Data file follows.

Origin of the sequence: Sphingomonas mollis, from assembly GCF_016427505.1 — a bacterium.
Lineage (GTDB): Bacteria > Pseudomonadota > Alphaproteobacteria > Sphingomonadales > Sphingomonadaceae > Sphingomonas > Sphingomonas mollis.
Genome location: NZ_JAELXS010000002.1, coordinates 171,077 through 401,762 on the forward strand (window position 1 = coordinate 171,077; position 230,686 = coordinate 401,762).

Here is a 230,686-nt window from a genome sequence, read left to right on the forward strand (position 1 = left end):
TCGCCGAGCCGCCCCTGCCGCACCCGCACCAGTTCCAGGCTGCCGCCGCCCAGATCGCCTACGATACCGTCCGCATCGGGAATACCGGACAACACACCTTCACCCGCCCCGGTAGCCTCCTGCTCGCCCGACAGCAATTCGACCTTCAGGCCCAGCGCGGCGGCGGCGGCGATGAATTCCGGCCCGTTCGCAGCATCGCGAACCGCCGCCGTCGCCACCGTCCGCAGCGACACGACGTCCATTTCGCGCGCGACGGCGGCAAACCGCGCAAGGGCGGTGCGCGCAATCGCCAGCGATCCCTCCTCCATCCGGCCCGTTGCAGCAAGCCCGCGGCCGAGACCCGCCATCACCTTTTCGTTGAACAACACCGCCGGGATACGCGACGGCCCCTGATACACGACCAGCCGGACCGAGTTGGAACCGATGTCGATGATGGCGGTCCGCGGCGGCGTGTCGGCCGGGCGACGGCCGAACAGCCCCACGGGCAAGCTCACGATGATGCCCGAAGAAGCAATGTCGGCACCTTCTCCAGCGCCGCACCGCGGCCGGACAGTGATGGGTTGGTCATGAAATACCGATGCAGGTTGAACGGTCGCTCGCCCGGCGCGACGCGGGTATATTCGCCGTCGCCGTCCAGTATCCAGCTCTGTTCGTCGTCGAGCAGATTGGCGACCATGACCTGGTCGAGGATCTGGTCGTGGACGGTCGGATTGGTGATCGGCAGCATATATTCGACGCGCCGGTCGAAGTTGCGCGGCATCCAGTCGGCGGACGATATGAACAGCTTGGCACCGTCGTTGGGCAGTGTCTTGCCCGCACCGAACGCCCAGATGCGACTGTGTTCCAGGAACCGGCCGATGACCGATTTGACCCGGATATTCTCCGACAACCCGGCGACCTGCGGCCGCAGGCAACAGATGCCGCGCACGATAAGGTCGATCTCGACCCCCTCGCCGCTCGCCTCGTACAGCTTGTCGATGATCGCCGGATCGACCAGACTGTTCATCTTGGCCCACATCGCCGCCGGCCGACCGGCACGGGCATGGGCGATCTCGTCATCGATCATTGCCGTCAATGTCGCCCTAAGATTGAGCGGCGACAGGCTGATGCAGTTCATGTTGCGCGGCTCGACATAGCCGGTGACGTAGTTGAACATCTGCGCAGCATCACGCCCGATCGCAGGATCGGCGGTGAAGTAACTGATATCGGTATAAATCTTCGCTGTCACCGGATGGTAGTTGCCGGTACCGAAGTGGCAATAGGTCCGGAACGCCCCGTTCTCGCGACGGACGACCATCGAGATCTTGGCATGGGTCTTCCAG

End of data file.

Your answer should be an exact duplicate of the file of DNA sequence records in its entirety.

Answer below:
Origin of the sequence: Sphingomonas mollis, from assembly GCF_016427505.1 — a bacterium.
Lineage (GTDB): Bacteria > Pseudomonadota > Alphaproteobacteria > Sphingomonadales > Sphingomonadaceae > Sphingomonas > Sphingomonas mollis.
Genome location: NZ_JAELXS010000002.1, coordinates 171,077 through 401,762 on the forward strand (window position 1 = coordinate 171,077; position 230,686 = coordinate 401,762).

Here is a 230,686-nt window from a genome sequence, read left to right on the forward strand (position 1 = left end):
TCGCCGAGCCGCCCCTGCCGCACCCGCACCAGTTCCAGGCTGCCGCCGCCCAGATCGCCTACGATACCGTCCGCATCGGGAATACCGGACAACACACCTTCACCCGCCCCGGTAGCCTCCTGCTCGCCCGACAGCAATTCGACCTTCAGGCCCAGCGCGGCGGCGGCGGCGATGAATTCCGGCCCGTTCGCAGCATCGCGAACCGCCGCCGTCGCCACCGTCCGCAGCGACACGACGTCCATTTCGCGCGCGACGGCGGCAAACCGCGCAAGGGCGGTGCGCGCAATCGCCAGCGATCCCTCCTCCATCCGGCCCGTTGCAGCAAGCCCGCGGCCGAGACCCGCCATCACCTTTTCGTTGAACAACACCGCCGGGATACGCGACGGCCCCTGATACACGACCAGCCGGACCGAGTTGGAACCGATGTCGATGATGGCGGTCCGCGGCGGCGTGTCGGCCGGGCGACGGCCGAACAGCCCCACGGGCAAGCTCACGATGATGCCCGAAGAAGCAATGTCGGCACCTTCTCCAGCGCCGCACCGCGGCCGGACAGTGATGGGTTGGTCATGAAATACCGATGCAGGTTGAACGGTCGCTCGCCCGGCGCGACGCGGGTATATTCGCCGTCGCCGTCCAGTATCCAGCTCTGTTCGTCGTCGAGCAGATTGGCGACCATGACCTGGTCGAGGATCTGGTCGTGGACGGTCGGATTGGTGATCGGCAGCATATATTCGACGCGCCGGTCGAAGTTGCGCGGCATCCAGTCGGCGGACGATATGAACAGCTTGGCACCGTCGTTGGGCAGTGTCTTGCCCGCACCGAACGCCCAGATGCGACTGTGTTCCAGGAACCGGCCGATGACCGATTTGACCCGGATATTCTCCGACAACCCGGCGACCTGCGGCCGCAGGCAACAGATGCCGCGCACGATAAGGTCGATCTCGACCCCCTCGCCGCTCGCCTCGTACAGCTTGTCGATGATCGCCGGATCGACCAGACTGTTCATCTTGGCCCACATCGCCGCCGGCCGACCGGCACGGGCATGGGCGATCTCGTCATCGATCATTGCCGTCAATGTCGCCCTAAGATTGAGCGGCGACAGGCTGATGCAGTTCATGTTGCGCGGCTCGACATAGCCGGTGACGTAGTTGAACATCTGCGCAGCATCACGCCCGATCGCAGGATCGGCGGTGAAGTAACTGATATCGGTATAAATCTTCGCTGTCACCGGATGGTAGTTGCCGGTACCGAAGTGGCAATAGGTCCGGAACGCCCCGTTCTCGCGACGGACGACCATCGAGATCTTGGCATGGGTCTTCCAG